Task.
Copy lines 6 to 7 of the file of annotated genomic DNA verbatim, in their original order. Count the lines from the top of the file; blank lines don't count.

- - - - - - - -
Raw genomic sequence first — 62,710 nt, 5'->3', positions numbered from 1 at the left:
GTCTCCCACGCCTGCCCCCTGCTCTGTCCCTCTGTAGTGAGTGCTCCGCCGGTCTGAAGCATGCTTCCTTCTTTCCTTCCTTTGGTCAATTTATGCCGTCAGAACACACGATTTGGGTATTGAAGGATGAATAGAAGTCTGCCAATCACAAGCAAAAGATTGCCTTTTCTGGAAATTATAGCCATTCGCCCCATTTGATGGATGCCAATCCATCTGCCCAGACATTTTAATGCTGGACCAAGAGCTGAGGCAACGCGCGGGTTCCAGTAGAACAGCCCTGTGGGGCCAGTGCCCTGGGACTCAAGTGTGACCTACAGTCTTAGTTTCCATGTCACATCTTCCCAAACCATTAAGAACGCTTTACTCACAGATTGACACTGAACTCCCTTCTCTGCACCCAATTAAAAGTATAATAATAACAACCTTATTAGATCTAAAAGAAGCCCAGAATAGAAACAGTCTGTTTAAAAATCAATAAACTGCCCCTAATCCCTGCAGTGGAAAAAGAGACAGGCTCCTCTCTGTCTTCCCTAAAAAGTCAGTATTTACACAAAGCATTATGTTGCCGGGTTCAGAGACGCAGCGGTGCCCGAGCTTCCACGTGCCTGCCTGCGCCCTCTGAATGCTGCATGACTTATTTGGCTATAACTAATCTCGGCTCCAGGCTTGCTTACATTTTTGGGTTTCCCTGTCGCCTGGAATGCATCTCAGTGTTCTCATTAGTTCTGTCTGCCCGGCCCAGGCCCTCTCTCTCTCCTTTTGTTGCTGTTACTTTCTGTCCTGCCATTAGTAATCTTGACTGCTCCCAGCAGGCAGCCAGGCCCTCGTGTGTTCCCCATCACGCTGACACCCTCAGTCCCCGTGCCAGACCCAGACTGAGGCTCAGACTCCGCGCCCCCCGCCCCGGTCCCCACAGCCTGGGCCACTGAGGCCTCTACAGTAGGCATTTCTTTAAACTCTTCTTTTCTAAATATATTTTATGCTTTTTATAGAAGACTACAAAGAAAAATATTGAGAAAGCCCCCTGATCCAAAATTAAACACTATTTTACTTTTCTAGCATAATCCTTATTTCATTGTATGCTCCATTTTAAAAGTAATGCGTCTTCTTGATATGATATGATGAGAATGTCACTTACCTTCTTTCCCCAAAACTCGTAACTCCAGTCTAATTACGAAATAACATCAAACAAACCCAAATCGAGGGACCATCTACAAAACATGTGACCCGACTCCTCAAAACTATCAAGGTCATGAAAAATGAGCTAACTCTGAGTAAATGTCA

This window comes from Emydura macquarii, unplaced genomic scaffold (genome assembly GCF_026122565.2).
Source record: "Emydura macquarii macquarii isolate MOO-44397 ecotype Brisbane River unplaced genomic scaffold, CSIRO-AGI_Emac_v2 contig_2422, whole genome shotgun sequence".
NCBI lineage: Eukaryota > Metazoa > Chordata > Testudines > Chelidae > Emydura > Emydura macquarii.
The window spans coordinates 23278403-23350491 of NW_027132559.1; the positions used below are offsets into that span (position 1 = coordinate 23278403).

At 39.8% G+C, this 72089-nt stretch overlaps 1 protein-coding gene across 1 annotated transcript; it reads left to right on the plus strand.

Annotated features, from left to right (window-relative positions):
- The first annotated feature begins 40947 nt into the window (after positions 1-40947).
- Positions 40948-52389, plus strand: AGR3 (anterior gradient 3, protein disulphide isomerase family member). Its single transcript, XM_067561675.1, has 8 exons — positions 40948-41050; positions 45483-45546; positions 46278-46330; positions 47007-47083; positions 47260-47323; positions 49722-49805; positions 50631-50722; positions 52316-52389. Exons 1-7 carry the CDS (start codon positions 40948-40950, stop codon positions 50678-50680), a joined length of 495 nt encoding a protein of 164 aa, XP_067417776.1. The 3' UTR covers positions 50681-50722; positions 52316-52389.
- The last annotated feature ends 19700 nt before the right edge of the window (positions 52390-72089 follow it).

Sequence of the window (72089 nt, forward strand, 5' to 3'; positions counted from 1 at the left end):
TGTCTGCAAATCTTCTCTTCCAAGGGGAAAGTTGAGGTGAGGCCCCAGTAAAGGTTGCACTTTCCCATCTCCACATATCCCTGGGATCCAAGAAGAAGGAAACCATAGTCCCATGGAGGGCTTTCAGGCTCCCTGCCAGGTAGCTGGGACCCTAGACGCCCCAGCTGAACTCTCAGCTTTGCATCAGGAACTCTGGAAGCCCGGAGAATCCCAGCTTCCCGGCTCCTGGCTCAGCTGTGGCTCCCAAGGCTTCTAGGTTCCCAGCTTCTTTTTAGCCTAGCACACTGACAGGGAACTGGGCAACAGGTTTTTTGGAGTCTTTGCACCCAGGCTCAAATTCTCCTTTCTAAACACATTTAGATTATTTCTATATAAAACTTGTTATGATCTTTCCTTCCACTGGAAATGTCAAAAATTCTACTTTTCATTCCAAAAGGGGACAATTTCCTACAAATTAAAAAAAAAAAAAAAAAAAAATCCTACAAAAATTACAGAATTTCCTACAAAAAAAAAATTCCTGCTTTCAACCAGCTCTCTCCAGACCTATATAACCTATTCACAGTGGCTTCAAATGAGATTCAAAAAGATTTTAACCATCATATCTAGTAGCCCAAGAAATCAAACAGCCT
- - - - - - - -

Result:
The window spans coordinates 23278403-23350491 of NW_027132559.1; the positions used below are offsets into that span (position 1 = coordinate 23278403).

At 39.8% G+C, this 72089-nt stretch overlaps 1 protein-coding gene across 1 annotated transcript; it reads left to right on the plus strand.